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12 Questions You Should Ask Before Booking a Guided Hunt

Melissa Bachman |

sport showAs far as finding an outfitter, I usually ask around for recommendations from friends and family first and then visit various websites and try to narrow it down. Lastly, once I have it narrowed down to a few, I will call and talk with them on the phone. If possible, I like to meet them at a sport show so you can talk face to face and ask any other remaining questions.


1.How long have you been an outfitter? I’m always interested in how long they’ve been in business for a variety of reasons. A successful outfitter who has been doing it year after year usually has it down as to how to handle hunters, landowners, and the overall logistics of a hunt. Just because someone is new doesn’t make them bad however, you may want to ask a few more questions if they are just getting into it.

2.Can you provide references for people who have both been successful and also some that have not? It’s easy to get good references from people who have had a successful hunt, but I think it can be just as important to talk to people who did not have a successful hunt. The outfitter may have a great operation, and that still doesn’t mean everyone is going to take an animal. However, those who didn’t should be able to give you an idea of what it was like and have a different perspective from those who were successful.

3.What class or size of animal can one expect to take? The last thing you want to do is have an unrealistic expectation coming into a hunt. I like to find out what is the average size animal in that area so you can decide for yourself if this is something you’re interested in and hold out accordingly.

4.Are there any trophy fees or minimum size requirements? Some outfitters have trophy fees where they charge you extra based on the size of the animal or even a minimum where you will be fined if you shoot something too small. Both of these are fine, but you want to ensure you know about this ahead of time and are fully aware.  The last thing you want to do is shoot a beautiful buck and then be hit with an expensive bill that you were unaware of.

5.How much land do you outfit on and do you have all the hunting rights? How many people will be in camp? Knowing how much property you will have the opportunity to hunt is very important. You will also want to ask how many people are in camp hunting the land at any given time. Another thing you may want to find out is if the outfitter has all the hunting rights. If the landowner can hunt as well, it puts added pressure on the property.

6.What is your refund or cancelation policy? Knowing and understanding their cancelation policy can be extremely helpful should something unexpected come up.  Also find out if something happens and you can’t go can the hunt be transferred to someone else?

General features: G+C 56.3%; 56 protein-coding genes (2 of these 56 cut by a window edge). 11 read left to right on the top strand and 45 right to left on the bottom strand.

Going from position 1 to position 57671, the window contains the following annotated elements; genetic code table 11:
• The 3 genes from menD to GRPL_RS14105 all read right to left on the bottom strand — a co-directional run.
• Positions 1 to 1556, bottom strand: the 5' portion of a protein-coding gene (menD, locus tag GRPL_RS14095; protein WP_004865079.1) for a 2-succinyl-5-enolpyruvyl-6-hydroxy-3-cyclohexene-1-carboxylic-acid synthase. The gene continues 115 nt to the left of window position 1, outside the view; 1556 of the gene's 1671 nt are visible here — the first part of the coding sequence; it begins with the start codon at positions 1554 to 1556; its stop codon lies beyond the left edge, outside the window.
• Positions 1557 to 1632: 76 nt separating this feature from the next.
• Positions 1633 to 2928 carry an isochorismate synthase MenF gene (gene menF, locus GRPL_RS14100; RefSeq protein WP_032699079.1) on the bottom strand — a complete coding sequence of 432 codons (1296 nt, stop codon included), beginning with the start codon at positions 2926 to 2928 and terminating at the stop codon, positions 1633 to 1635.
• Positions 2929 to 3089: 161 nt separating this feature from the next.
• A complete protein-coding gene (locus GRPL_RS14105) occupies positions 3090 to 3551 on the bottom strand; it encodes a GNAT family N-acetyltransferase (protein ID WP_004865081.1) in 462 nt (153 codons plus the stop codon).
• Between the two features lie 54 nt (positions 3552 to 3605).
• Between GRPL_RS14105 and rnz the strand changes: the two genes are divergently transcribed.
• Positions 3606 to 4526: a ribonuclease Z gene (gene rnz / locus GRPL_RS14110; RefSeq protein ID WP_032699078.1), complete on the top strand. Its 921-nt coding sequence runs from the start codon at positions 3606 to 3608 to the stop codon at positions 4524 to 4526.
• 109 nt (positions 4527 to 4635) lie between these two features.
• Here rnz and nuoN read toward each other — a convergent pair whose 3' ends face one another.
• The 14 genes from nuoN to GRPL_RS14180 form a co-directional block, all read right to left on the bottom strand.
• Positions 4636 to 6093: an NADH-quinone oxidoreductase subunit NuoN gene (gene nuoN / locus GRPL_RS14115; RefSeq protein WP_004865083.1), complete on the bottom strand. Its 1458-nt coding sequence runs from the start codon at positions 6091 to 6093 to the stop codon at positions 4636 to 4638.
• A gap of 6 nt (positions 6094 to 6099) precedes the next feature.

7.Who is responsible for getting the tags? What are the costs for this? Is it a draw? Regardless if the outfitter gets the tags for you or not, you want to make sure you have all the information and apply for all the correct tags ahead of time. Also, ensure you get that state’s rulebook as well and read it over prior to the hunt. Many states have a variety of rules and you don’t ever want to assume anything. Ask questions and take time to read through the regulations.

8.Do you have a processing area where I can process my own animal and walk in cooler? Find out if the outfitter will have an area where you can process your own animal or if they provide this service for you upon request. If you will be flying in and can’t take the meat home, you will also want to inquire about their various meat donation programs in the area.

9.What style of hunting will this be? In order to prepare correctly and bring the right equipment, it’s extremely important to know what style of hunting you will be doing.  You also want to ask about the weather and what to expect so you can bring everything you may need to hunt safely and comfortably.

  10. How far is the average shot? Knowing what type of distances you will be shooting is also   crucial information you need to know prior to arriving in camp You will want to pick your caliber and ammunition based on shot distance and of course species, but if I’m heading to an area where there will be extremely long shots I may choose a different caliber/ammo combo than a location where all shots are usually within a 100-yards.

  11. Do I need to bring my own linens and towels? Are meals provided? Of course meals and accommodations are not most hunter’s top priority but I’ve learned the more information you can have the better you can prepare and make your overall hunt a good experience. Simple things like having a towel, sheets, and snacks throughout the day can go a long way. Often times the camps that don’t provide this are extremely remote and if you didn’t bring it there is nowhere to get it anywhere close.

  12.Do you offer both semi-guided and fully guided options? Before planning a hunt make sure you are comfortable with the guide setup. Find out if the guide will be with you at all times, or what is entailed in a semi-guided hunt  Again the more communication you can have before the hunt the better off you will be when the time arrives.

About Melissa Bachman

Melissa Bachman

Melissa Bachman is an incredibly hardcore and intense hunter – perhaps one of the more passionate hunters you will ever meet.

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